Free The Data: Patients As Consumers - InformationWeek
Free The Data: Patients As Consumers
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User Rank: Apprentice
12/28/2013 | 10:15:38 PM
A PHR That Works Exists Today
Consumers/patients increasingly want access to their medical information -- for good reasons.  First, none of their providers has access to their complete medical record from all their other providers.  This often results in serious medical mistakes, unnecessary testing and the lack of coordination.  Second, the records often include serious misinformation (a UK study last year found that 30% of patient records include mistakes).  Third, they want to participate in their care decisions; they no longer accept the concept that their doctor "knows best." 

Unfortunately, none of the systems cited really do the job.  Not Healthvault.   Not Blue Button.  Not Dossia.  Providers need complete records not summaries or insurance company billing records.  And they need quick, easy access to records and have no time to visit multiple portals to understand their patient's health issues and coordinate care.

Our company, Health Record Corporation, has developed a unique new patient-focused personal health record that does meet the needs of both patients and doctors.  It's called MedKaz®, and is available today! (Disclosure: I am Founder & CEO).

It aggregates a patient's complete record from all their providers on a MedKaz Green Drive, along with our patented MedKaz application.  The patient owns it, carries it on a key chain, in a wallet or wears it like a pendant or dog tag and gives it to any provider at the point of care, anywhere, anytime, in-network or out-, at home or away.  With only two or three clicks, a provider (or patient) can electronically sort, search for and access any record on it — including paper records — even without Internet access!  It enables them to avoid mistakes and unnecessary tests, provide better, coordinated care and reduce the cost of care.  It's updated for the patient after each encounter.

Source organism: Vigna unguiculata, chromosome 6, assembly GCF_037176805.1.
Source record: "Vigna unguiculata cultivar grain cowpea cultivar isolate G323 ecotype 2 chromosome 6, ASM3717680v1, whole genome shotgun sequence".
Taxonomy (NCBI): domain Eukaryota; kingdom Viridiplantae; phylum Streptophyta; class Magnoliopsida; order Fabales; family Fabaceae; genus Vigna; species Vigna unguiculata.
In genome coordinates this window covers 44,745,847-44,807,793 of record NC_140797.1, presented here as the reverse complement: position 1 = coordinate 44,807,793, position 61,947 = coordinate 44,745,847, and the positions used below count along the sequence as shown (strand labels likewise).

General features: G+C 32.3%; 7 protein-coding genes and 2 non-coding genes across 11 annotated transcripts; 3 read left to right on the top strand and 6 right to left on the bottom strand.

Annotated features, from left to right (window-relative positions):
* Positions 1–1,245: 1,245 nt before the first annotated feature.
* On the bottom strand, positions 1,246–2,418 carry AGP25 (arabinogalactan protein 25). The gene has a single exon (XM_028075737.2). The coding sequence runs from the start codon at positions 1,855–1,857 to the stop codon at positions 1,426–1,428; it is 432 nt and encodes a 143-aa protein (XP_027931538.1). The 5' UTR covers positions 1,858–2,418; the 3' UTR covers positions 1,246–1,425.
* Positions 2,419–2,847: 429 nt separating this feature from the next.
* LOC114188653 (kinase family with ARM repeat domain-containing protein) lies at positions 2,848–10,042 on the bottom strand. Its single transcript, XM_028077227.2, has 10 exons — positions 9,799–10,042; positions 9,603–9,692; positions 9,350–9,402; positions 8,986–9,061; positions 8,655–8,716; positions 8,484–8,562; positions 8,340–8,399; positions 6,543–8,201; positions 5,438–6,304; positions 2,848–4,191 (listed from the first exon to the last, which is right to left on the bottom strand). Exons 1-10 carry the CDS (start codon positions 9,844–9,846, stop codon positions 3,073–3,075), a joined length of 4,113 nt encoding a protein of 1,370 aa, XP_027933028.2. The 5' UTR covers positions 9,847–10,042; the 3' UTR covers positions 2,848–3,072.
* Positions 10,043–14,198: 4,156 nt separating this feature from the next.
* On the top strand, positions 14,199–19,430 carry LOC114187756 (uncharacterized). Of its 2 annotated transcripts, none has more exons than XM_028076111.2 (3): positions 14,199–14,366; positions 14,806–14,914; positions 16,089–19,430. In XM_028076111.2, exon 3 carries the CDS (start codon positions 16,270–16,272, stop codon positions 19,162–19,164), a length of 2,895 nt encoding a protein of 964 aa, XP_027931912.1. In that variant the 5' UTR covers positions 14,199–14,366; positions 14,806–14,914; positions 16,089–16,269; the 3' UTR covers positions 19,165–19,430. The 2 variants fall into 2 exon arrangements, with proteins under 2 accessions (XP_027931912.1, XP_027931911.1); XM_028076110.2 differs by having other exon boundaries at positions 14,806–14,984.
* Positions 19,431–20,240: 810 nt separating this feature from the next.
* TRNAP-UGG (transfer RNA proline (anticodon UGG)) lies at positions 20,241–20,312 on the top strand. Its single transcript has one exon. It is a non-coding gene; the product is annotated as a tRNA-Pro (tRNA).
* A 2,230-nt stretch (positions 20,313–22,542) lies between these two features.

Doctors and patients who have used it love it because it meets their needs.  For more info, visit


User Rank: Ninja
12/25/2013 | 12:50:01 AM
Saves time for Patient and Physician
A significant portion of my health care record is available to me online under a password. I can find test results as well as my physicians' notes. I can't tell you how many phone calls this has saved me from having to make, and how much time this has saved for me. It's so great having all the facts available to me succinctly and all in one place, so when I do have to make a phone call, the doctor and I don't have to waste time going over old ground.

Mark Braunstein
Mark Braunstein,
User Rank: Moderator
12/24/2013 | 12:01:37 PM
Re: How do we get consumers to consume patient health records?
Before directly responding to David's excellent question I should mention "Why Personal Health Records Have Flopped", an article by Paul Cerrato on Information Week  back in January 2012.  He argues, correctly I think, that patients also need incentives to use electronic records and he cites Dossia's ability to work with employers to create those incentives as proof that they work. 

The honest answer to David's question is that this whole area needs more study.  However, the most recent literature survey I know of on PHR benefits and barriers ( clearly identifies usability as a factor (as do all the other articles I've read).   Hopefully, now that patients can upload their data rather than entering it we'll soon see a study that shows the inpact of what I think will turn out to be an important change.
Alison Diana
Alison Diana,
User Rank: Moderator
12/24/2013 | 11:37:52 AM
Fixing Errors
One reason I think patients would become more interested in PHRs is if they realized the errors these records could contain. There is plenty of anecdotal evidence that some patient records contain erroneous data, perhaps related to off-label use of medications. For example, if you're using an anti-depression medication to quit smoking you could be marked as depressed. Good luck fixing that -- especially if you don't know that record exists.
David F. Carr
David F. Carr,
User Rank: Author
12/24/2013 | 10:17:37 AM
How do we get consumers to consume patient health records?
Is there any good evidence that consumers take a greater interest in PHRs, once the burden of entering data is taken away?

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